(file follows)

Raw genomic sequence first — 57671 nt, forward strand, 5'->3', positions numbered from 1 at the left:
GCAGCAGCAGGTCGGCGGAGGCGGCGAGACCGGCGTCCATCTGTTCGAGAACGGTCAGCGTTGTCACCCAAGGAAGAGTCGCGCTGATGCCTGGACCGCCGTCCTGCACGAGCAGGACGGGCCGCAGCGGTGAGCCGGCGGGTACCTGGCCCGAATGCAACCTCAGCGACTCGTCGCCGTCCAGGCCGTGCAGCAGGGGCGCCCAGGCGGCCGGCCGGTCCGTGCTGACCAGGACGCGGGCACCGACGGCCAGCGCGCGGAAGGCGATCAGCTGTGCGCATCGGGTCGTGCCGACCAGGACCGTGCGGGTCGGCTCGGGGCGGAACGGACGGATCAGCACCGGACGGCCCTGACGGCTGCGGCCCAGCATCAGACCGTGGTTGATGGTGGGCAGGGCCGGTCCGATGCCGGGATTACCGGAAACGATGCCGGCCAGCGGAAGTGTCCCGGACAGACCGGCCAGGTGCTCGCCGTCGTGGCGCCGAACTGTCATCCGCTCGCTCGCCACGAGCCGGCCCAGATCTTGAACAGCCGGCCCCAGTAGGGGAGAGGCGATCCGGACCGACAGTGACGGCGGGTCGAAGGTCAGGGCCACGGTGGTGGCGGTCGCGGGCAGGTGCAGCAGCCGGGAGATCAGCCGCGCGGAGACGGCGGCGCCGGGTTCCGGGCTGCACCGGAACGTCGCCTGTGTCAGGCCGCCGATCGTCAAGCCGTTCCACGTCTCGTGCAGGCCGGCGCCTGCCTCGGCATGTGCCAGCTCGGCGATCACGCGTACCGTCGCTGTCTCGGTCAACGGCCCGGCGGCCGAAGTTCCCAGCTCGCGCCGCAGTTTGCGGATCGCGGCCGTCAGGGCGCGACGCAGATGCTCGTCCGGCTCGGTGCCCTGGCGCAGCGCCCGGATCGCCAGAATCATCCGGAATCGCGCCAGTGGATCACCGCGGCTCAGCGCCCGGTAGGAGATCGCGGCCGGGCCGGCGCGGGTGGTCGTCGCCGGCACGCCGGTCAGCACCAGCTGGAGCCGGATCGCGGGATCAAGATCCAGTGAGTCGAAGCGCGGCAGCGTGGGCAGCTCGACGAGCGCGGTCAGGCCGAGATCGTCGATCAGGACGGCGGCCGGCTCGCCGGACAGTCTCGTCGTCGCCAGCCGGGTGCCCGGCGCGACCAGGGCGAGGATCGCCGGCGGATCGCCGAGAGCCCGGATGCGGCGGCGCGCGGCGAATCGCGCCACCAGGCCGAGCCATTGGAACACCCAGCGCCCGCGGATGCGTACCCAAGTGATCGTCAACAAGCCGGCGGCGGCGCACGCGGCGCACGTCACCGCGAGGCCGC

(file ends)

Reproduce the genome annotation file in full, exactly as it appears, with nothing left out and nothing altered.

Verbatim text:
Raw genomic sequence first — 57671 nt, forward strand, 5'->3', positions numbered from 1 at the left:
GCAGCAGCAGGTCGGCGGAGGCGGCGAGACCGGCGTCCATCTGTTCGAGAACGGTCAGCGTTGTCACCCAAGGAAGAGTCGCGCTGATGCCTGGACCGCCGTCCTGCACGAGCAGGACGGGCCGCAGCGGTGAGCCGGCGGGTACCTGGCCCGAATGCAACCTCAGCGACTCGTCGCCGTCCAGGCCGTGCAGCAGGGGCGCCCAGGCGGCCGGCCGGTCCGTGCTGACCAGGACGCGGGCACCGACGGCCAGCGCGCGGAAGGCGATCAGCTGTGCGCATCGGGTCGTGCCGACCAGGACCGTGCGGGTCGGCTCGGGGCGGAACGGACGGATCAGCACCGGACGGCCCTGACGGCTGCGGCCCAGCATCAGACCGTGGTTGATGGTGGGCAGGGCCGGTCCGATGCCGGGATTACCGGAAACGATGCCGGCCAGCGGAAGTGTCCCGGACAGACCGGCCAGGTGCTCGCCGTCGTGGCGCCGAACTGTCATCCGCTCGCTCGCCACGAGCCGGCCCAGATCTTGAACAGCCGGCCCCAGTAGGGGAGAGGCGATCCGGACCGACAGTGACGGCGGGTCGAAGGTCAGGGCCACGGTGGTGGCGGTCGCGGGCAGGTGCAGCAGCCGGGAGATCAGCCGCGCGGAGACGGCGGCGCCGGGTTCCGGGCTGCACCGGAACGTCGCCTGTGTCAGGCCGCCGATCGTCAAGCCGTTCCACGTCTCGTGCAGGCCGGCGCCTGCCTCGGCATGTGCCAGCTCGGCGATCACGCGTACCGTCGCTGTCTCGGTCAACGGCCCGGCGGCCGAAGTTCCCAGCTCGCGCCGCAGTTTGCGGATCGCGGCCGTCAGGGCGCGACGCAGATGCTCGTCCGGCTCGGTGCCCTGGCGCAGCGCCCGGATCGCCAGAATCATCCGGAATCGCGCCAGTGGATCACCGCGGCTCAGCGCCCGGTAGGAGATCGCGGCCGGGCCGGCGCGGGTGGTCGTCGCCGGCACGCCGGTCAGCACCAGCTGGAGCCGGATCGCGGGATCAAGATCCAGTGAGTCGAAGCGCGGCAGCGTGGGCAGCTCGACGAGCGCGGTCAGGCCGAGATCGTCGATCAGGACGGCGGCCGGCTCGCCGGACAGTCTCGTCGTCGCCAGCCGGGTGCCCGGCGCGACCAGGGCGAGGATCGCCGGCGGATCGCCGAGAGCCCGGATGCGGCGGCGCGCGGCGAATCGCGCCACCAGGCCGAGCCATTGGAACACCCAGCGCCCGCGGATGCGTACCCAAGTGATCGTCAACAAGCCGGCGGCGGCGCACGCGGCGCACGTCACCGCGAGGCCGC